The road had been straight and shadeless for most of the morning, and Zhanh arrived at a boundary copse shortly before noon with a huge sigh. He dropped his pack, set his back against the largest tree, and prepared to have some lunch. He began by pulling out his handkerchief and then drawing the dagger in his belt sheath, being careful not to touch any part of the dagger with his bare skin. He stood the dagger in the ground within easy reach, and glanced at it occasionally as he collected his food and water.
The dagger was a problem. It was a beautiful thing, a forearm long with a minimal guard, the whole apparently carved from a single piece of ivory. It wasn't ivory, or carved, for that matter; it was alicorn. It was lighter than water, and harder, stronger, and more flexible than steel; it had been shaped by magic from the horn of a unicorn, because no known tool could effect it at all. It was also haunted.
It turned out that unicorns carried their souls in their horns, and that after they died, they could choose to remain in their horns as long as they wished, and they had magic to make their lives as ghosts fairly tolerable. They could communicate, and share limited sensory information, with anyone whose flesh touched the alicorn. They could bond with a willing partner and have easier communication, and better senses, and the partner would then have access to the unicorn's healing and persuasion spells, and the combat abilities of the alicorn.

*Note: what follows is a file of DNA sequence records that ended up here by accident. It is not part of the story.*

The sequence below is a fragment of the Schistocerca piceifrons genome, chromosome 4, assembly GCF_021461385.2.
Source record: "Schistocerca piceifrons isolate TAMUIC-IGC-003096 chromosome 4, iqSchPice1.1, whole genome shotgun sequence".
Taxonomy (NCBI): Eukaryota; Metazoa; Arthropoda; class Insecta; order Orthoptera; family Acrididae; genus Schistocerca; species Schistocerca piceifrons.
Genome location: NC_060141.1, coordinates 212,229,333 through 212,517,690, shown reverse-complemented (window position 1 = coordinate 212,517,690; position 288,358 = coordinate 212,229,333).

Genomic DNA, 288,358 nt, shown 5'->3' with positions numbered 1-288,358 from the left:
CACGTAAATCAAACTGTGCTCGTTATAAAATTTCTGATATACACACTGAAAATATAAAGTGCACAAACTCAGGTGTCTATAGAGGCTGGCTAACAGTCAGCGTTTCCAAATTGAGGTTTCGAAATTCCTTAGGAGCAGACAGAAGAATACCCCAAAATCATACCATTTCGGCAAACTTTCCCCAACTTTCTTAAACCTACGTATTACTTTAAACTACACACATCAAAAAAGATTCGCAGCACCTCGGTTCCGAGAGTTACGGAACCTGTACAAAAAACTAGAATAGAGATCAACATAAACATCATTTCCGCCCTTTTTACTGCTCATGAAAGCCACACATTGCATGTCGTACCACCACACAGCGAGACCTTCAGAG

Or at least that was the way the ghost in question told the story. Zhanh had no particular reason to doubt him, except that he was a supernatural creature who was trying to talk Zhanh into making a lifetime bond, and THAT set all of Zhanh's alarm bells ringing. Unfortunately, there was no way to determine the truth without making the commitment FIRST.
There was also the fact that, even if everything the unicorn claimed were true, Zhanh had grave doubts about establishing a long term relationship with this particular personality. Fiddler, as he called himself-- he said the name came from a fiddle shaped mark that had adorned his nose in life-- was a typical unicorn, to the best of Zhanh's knowledge. That is, he was arrogant, vain, self-centered, and relentlessly lecherous. On the positive side, though, he had a decent sense of humor that included an ability to laugh at himself, and he knew a great many good stories, and he told them well. Zhanh found that he liked the ghost fairly well, in small doses, but a lifetime partnership was another matter altogether.